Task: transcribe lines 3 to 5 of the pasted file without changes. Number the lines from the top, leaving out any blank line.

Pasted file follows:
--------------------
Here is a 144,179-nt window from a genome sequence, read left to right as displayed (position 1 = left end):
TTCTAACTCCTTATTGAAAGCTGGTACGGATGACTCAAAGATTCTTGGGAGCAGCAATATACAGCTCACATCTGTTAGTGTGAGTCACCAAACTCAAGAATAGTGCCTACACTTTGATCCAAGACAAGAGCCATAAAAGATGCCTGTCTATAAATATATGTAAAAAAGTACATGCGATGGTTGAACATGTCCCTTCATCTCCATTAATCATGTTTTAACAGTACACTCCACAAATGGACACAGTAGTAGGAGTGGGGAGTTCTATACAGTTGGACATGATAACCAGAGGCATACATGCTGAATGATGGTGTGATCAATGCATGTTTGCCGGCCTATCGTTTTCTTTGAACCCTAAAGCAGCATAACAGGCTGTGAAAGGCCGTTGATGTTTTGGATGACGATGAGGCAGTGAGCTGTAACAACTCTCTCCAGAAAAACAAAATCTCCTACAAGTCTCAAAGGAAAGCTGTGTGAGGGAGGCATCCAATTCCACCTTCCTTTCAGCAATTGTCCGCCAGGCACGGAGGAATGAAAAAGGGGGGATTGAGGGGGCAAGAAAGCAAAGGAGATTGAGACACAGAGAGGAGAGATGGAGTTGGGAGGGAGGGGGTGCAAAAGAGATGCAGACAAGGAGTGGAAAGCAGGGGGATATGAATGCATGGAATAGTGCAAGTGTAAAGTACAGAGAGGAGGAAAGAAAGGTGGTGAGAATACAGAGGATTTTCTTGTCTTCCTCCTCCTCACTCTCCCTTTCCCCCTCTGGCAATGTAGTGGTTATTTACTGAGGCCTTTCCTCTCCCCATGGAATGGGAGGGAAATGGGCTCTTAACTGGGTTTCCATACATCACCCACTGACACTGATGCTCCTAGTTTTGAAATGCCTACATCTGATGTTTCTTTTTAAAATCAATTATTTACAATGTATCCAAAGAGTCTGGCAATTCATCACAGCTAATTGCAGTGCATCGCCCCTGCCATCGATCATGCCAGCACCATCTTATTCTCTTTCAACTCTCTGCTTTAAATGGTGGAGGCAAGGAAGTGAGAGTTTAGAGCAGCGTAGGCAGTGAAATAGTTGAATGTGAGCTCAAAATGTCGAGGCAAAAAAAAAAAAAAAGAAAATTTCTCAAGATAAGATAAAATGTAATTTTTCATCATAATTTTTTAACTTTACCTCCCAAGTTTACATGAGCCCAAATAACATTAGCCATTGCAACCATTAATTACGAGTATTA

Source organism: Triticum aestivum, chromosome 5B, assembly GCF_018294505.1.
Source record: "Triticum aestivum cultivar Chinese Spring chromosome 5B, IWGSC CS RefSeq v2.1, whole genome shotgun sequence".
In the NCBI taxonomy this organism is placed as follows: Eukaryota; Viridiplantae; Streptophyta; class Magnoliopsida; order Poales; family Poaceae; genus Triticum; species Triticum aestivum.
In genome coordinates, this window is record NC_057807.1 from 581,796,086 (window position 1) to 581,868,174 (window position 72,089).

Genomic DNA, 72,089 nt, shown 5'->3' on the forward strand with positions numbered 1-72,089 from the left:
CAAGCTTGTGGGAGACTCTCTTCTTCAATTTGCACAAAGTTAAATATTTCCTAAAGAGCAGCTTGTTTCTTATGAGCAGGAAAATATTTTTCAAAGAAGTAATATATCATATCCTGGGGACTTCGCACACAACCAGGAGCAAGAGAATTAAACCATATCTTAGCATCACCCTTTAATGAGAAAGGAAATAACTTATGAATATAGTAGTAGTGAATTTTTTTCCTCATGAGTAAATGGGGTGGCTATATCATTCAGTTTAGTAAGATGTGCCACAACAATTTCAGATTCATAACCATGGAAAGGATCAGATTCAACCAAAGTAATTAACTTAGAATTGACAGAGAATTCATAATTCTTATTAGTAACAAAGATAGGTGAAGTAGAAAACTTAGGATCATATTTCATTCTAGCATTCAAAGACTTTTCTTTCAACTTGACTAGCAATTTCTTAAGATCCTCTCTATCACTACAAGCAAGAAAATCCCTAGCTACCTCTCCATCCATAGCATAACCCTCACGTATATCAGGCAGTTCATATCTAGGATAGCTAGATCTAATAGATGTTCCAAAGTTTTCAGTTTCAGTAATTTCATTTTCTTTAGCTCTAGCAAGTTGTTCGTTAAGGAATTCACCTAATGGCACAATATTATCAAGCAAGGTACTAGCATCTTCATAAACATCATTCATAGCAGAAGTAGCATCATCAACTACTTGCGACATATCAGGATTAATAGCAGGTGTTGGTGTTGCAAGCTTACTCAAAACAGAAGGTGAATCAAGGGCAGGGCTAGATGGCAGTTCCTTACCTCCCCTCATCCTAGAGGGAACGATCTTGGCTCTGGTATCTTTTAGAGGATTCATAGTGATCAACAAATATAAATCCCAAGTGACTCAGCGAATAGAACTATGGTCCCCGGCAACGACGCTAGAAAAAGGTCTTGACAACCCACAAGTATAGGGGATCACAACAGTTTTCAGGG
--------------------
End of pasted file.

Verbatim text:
Source organism: Triticum aestivum, chromosome 5B, assembly GCF_018294505.1.
Source record: "Triticum aestivum cultivar Chinese Spring chromosome 5B, IWGSC CS RefSeq v2.1, whole genome shotgun sequence".
In the NCBI taxonomy this organism is placed as follows: Eukaryota; Viridiplantae; Streptophyta; class Magnoliopsida; order Poales; family Poaceae; genus Triticum; species Triticum aestivum.